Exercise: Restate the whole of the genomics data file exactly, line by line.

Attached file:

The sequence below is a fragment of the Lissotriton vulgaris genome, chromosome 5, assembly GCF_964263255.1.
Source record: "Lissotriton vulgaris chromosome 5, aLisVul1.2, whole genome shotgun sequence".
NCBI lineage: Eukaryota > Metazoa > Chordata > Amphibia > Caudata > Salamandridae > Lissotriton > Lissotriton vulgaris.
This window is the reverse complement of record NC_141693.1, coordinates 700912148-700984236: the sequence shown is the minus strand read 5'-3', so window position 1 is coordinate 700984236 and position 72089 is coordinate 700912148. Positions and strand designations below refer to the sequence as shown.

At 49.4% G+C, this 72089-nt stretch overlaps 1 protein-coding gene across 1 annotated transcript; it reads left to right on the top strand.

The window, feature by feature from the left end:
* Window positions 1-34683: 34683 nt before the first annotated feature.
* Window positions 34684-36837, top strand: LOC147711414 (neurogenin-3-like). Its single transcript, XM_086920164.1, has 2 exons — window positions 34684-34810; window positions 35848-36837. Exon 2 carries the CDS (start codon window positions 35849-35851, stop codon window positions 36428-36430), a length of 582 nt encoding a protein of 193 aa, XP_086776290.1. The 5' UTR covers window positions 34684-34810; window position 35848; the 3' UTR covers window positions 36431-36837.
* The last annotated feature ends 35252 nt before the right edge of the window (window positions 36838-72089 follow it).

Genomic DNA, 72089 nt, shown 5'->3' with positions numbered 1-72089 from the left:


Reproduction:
The sequence below is a fragment of the Lissotriton vulgaris genome, chromosome 5, assembly GCF_964263255.1.
Source record: "Lissotriton vulgaris chromosome 5, aLisVul1.2, whole genome shotgun sequence".
NCBI lineage: Eukaryota > Metazoa > Chordata > Amphibia > Caudata > Salamandridae > Lissotriton > Lissotriton vulgaris.
This window is the reverse complement of record NC_141693.1, coordinates 700912148-700984236: the sequence shown is the minus strand read 5'-3', so window position 1 is coordinate 700984236 and position 72089 is coordinate 700912148. Positions and strand designations below refer to the sequence as shown.

At 49.4% G+C, this 72089-nt stretch overlaps 1 protein-coding gene across 1 annotated transcript; it reads left to right on the top strand.

The window, feature by feature from the left end:
* Window positions 1-34683: 34683 nt before the first annotated feature.
* Window positions 34684-36837, top strand: LOC147711414 (neurogenin-3-like). Its single transcript, XM_086920164.1, has 2 exons — window positions 34684-34810; window positions 35848-36837. Exon 2 carries the CDS (start codon window positions 35849-35851, stop codon window positions 36428-36430), a length of 582 nt encoding a protein of 193 aa, XP_086776290.1. The 5' UTR covers window positions 34684-34810; window position 35848; the 3' UTR covers window positions 36431-36837.
* The last annotated feature ends 35252 nt before the right edge of the window (window positions 36838-72089 follow it).

Genomic DNA, 72089 nt, shown 5'->3' with positions numbered 1-72089 from the left: